Information on Tuberculosis

Dr. Mark Reed, director of the Dartmouth College Health Service, sent the following email to the Dartmouth community on Jan. 15, 2020.

To the Dartmouth community,

I write to inform you that staff at the Dartmouth College Health Service, working in collaboration with the New Hampshire Department of Health and Human Services' Division of Public Health Services (DPHS), have identified a member of our community who has an active case of tuberculosis (TB).

The community member is receiving excellent medical treatment off campus. They will not be returning to Dartmouth until they are medically cleared by the state.

The health and safety of our community is our most important concern and I want to stress that there is no further risk of tuberculosis contagion to the community from this person.

We are working closely with New Hampshire Deputy State Epidemiologist Dr. Elizabeth Talbot and her public health colleagues to respond to this situation. In the next few days, DPHS will begin identifying and contacting anyone who was in close contact with our community member and may need to be screened for tuberculosis. The process of contacting people in the community will continue over the next few weeks as the state gathers more information.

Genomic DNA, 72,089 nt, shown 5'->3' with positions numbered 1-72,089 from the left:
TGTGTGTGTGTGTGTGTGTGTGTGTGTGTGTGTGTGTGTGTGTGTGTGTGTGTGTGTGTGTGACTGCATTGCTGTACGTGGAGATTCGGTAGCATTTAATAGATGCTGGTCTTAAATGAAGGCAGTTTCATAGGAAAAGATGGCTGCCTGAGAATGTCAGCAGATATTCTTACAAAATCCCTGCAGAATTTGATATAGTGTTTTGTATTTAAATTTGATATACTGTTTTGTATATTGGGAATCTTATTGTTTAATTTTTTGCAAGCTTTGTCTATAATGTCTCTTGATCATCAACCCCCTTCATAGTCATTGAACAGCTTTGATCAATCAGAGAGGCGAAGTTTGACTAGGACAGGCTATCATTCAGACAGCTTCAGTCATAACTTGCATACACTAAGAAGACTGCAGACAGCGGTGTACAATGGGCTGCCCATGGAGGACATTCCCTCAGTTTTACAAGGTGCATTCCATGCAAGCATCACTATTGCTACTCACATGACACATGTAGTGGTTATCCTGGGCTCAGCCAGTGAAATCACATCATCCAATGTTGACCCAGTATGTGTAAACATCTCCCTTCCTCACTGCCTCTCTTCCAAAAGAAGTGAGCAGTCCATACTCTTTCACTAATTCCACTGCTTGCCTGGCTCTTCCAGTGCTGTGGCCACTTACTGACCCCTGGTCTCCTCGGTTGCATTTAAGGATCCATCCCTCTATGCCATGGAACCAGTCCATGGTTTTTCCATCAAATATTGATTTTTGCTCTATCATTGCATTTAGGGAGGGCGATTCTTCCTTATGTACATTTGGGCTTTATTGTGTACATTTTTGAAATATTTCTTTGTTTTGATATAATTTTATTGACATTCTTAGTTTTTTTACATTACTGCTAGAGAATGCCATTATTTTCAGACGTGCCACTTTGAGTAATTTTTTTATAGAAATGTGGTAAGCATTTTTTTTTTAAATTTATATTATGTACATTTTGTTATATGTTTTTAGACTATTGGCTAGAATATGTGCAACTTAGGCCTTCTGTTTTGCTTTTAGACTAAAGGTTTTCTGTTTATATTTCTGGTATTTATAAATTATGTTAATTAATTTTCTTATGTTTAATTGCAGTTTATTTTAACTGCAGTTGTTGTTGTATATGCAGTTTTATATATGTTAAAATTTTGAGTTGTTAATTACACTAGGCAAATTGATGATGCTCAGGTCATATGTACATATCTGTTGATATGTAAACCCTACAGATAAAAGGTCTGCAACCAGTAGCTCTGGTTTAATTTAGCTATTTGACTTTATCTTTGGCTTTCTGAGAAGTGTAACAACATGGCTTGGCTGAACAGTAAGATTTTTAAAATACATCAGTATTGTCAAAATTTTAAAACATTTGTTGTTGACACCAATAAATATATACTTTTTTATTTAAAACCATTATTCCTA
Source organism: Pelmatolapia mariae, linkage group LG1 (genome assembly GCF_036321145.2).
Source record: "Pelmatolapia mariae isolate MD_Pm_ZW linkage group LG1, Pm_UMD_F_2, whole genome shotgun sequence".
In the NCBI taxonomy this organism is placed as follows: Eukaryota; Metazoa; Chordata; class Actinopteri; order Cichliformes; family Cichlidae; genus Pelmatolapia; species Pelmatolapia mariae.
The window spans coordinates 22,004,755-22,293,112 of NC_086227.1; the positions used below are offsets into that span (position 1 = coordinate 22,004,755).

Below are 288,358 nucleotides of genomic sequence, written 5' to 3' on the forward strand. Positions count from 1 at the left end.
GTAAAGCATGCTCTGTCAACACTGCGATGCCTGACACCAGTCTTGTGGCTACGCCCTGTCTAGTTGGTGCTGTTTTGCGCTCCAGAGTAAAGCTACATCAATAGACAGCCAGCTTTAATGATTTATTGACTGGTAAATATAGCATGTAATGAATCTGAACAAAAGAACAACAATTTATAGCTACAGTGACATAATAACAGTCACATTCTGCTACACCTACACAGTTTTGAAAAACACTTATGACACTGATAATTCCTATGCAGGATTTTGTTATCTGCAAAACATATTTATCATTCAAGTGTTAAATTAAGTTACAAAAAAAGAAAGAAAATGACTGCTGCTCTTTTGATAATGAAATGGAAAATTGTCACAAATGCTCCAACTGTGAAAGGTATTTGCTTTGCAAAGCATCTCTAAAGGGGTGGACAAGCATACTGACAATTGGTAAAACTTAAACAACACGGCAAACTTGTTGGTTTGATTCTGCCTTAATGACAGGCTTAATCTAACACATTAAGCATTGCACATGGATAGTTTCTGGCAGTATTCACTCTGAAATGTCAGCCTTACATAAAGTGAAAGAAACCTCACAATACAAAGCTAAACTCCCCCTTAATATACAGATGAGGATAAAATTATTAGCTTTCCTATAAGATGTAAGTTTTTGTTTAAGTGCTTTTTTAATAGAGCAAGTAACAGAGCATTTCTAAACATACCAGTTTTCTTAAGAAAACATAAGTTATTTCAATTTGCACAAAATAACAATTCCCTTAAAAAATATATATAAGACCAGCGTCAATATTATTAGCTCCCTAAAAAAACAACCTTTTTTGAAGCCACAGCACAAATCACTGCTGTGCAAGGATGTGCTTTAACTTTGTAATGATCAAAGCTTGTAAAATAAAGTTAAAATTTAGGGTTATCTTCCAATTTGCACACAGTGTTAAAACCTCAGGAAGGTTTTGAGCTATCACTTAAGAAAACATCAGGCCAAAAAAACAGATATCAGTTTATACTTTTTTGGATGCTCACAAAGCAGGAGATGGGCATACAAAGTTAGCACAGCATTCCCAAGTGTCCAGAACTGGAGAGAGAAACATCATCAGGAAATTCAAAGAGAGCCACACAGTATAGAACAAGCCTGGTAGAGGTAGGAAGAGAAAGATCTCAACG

Members of the community are invited to two community forums to learn more about TB and the state's response from Dr. Talbot, an expert in tuberculosis and a professor of medicine at the Geisel School of Medicine who specializes in infectious disease and international health. Dr. Talbot will be in Hanover for forums to be held at noon today in Collis Common Ground, and tomorrow at 1 p.m. in 105 Dartmouth Hall.

TB is caused by a bacterium that usually impacts the lungs. Not everyone infected with TB develops the illness. There are two TB-related conditions: active TB, which our community member has contracted, and latent TB, which is present in the body without making you ill. Approximately 4% of people in the United States and 25% of people worldwide have latent TB.

Patient confidentially laws prevent us from releasing the affected community member's name. In addition, I ask those of you who are aware of this person's identity to be respectful of their privacy and not disclose their identity.

If you are a member of the staff or faculty and have concerns about your health, we encourage you to contact your primary care provider.

If you are a student with health concerns related to this issue, we encourage you to call Dartmouth College Health Service at 646-9400 or the state public health team at 603-271-4496.

Ensuring the continued health of our community is our main priority. We will provide updates as we learn more about the investigation.


Mark Reed, MD
Director, Dartmouth College Health Service

Video: Community Information Forum

A community information forum was held on Jan. 15, 2020.